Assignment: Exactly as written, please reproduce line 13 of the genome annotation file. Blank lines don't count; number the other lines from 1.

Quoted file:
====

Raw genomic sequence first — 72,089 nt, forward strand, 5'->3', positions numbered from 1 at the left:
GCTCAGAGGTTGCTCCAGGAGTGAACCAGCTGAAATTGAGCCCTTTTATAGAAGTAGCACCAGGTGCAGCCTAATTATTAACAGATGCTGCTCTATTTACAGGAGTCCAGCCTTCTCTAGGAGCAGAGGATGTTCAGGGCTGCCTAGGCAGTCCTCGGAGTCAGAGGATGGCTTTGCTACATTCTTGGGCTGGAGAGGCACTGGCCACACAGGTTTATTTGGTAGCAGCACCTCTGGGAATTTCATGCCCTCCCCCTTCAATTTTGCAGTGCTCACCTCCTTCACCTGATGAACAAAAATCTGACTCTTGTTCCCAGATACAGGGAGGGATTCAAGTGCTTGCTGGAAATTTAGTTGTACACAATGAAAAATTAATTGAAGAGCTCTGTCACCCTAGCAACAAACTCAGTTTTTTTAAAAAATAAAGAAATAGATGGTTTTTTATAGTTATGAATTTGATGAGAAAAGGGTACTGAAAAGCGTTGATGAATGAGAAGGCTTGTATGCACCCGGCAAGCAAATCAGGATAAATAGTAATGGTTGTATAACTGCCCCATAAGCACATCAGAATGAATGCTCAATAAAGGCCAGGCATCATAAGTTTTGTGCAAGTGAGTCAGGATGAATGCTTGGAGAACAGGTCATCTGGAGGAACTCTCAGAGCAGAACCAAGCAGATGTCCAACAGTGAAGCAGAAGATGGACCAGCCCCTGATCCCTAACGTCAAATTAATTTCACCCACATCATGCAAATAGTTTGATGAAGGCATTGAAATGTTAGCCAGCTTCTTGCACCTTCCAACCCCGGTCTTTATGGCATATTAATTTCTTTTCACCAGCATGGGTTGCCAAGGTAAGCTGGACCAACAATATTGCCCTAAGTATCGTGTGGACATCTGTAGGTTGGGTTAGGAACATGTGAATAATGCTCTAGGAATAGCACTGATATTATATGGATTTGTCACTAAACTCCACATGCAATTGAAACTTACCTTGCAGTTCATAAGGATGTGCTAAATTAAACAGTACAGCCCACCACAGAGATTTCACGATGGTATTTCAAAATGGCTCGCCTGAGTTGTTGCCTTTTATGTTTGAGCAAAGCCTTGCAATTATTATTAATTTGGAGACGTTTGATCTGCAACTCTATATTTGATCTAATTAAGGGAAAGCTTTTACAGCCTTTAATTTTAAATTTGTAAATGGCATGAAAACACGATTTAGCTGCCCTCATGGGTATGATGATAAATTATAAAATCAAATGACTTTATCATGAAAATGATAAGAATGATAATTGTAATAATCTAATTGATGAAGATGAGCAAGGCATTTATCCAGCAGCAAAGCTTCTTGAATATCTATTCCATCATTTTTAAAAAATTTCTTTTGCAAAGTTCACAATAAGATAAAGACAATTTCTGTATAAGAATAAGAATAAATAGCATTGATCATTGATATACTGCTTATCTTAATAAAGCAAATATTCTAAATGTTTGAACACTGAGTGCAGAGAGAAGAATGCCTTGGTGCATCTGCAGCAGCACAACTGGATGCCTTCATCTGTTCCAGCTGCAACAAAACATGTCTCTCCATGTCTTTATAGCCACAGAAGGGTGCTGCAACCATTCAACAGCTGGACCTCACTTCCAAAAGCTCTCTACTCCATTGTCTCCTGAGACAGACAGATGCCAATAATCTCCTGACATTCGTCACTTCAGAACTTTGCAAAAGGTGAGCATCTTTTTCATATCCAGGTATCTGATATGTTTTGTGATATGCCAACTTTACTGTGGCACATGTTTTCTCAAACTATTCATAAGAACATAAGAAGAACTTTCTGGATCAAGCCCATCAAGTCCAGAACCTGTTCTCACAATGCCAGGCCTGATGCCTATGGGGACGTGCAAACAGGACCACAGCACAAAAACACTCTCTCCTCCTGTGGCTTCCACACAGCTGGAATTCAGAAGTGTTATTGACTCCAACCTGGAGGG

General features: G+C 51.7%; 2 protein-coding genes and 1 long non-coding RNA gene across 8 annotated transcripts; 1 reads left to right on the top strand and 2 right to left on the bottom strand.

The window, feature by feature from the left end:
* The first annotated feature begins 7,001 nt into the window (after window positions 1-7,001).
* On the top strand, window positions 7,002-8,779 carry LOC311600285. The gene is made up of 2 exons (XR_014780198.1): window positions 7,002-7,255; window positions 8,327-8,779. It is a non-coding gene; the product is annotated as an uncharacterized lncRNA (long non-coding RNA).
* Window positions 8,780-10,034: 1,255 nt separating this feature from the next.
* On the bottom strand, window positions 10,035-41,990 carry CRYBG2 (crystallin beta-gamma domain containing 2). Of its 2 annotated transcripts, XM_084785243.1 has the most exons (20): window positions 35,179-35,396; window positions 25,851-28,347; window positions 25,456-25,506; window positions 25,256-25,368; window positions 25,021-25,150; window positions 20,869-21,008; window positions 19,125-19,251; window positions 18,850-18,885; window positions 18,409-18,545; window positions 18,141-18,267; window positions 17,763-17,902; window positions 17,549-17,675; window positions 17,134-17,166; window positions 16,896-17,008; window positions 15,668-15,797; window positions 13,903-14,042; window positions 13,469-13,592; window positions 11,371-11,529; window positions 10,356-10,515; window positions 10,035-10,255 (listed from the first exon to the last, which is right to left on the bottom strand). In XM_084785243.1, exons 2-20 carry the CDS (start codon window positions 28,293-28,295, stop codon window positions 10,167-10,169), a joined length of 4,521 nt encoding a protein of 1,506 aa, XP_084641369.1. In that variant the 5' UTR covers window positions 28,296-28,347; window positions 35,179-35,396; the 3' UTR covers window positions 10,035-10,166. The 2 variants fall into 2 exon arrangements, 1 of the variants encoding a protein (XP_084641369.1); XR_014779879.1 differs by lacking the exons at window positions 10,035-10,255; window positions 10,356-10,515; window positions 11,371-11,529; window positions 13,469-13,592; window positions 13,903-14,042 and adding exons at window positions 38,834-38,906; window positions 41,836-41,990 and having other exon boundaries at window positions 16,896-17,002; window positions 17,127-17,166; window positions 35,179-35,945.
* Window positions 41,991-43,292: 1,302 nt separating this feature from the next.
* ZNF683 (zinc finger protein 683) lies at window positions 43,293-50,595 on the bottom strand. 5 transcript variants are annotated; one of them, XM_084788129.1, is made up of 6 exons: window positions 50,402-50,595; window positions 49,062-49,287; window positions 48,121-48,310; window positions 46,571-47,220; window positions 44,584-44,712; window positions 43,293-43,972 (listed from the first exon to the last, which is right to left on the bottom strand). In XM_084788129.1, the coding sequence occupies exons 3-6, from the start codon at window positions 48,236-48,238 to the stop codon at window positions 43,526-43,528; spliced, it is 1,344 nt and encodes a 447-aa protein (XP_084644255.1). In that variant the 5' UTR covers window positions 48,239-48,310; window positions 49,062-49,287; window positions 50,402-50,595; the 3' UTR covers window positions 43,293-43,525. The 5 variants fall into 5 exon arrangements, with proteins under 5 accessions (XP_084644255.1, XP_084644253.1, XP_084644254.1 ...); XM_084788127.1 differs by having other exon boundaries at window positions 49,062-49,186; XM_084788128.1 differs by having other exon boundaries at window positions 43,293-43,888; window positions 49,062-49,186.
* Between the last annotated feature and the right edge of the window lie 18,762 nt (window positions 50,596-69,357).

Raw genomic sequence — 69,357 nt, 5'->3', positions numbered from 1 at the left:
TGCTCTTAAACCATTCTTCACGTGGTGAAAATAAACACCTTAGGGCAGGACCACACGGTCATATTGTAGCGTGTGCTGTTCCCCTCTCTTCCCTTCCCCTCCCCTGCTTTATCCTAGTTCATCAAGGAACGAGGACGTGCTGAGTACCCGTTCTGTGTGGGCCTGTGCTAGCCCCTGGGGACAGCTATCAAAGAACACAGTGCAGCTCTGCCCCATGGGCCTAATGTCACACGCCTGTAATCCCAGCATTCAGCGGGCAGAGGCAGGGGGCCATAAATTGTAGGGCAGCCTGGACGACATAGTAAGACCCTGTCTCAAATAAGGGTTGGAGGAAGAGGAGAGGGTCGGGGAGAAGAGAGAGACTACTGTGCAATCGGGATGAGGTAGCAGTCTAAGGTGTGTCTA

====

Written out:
TGCTCTTAAACCATTCTTCACGTGGTGAAAATAAACACCTTAGGGCAGGACCACACGGTCATATTGTAGCGTGTGCTGTTCCCCTCTCTTCCCTTCCCCTCCCCTGCTTTATCCTAGTTCATCAAGGAACGAGGACGTGCTGAGTACCCGTTCTGTGTGGGCCTGTGCTAGCCCCTGGGGACAGCTATCAAAGAACACAGTGCAGCTCTGCCCCATGGGCCTAATGTCACACGCCTGTAATCCCAGCATTCAGCGGGCAGAGGCAGGGGGCCATAAATTGTAGGGCAGCCTGGACGACATAGTAAGACCCTGTCTCAAATAAGGGTTGGAGGAAGAGGAGAGGGTCGGGGAGAAGAGAGAGACTACTGTGCAATCGGGATGAGGTAGCAGTCTAAGGTGTGTCTA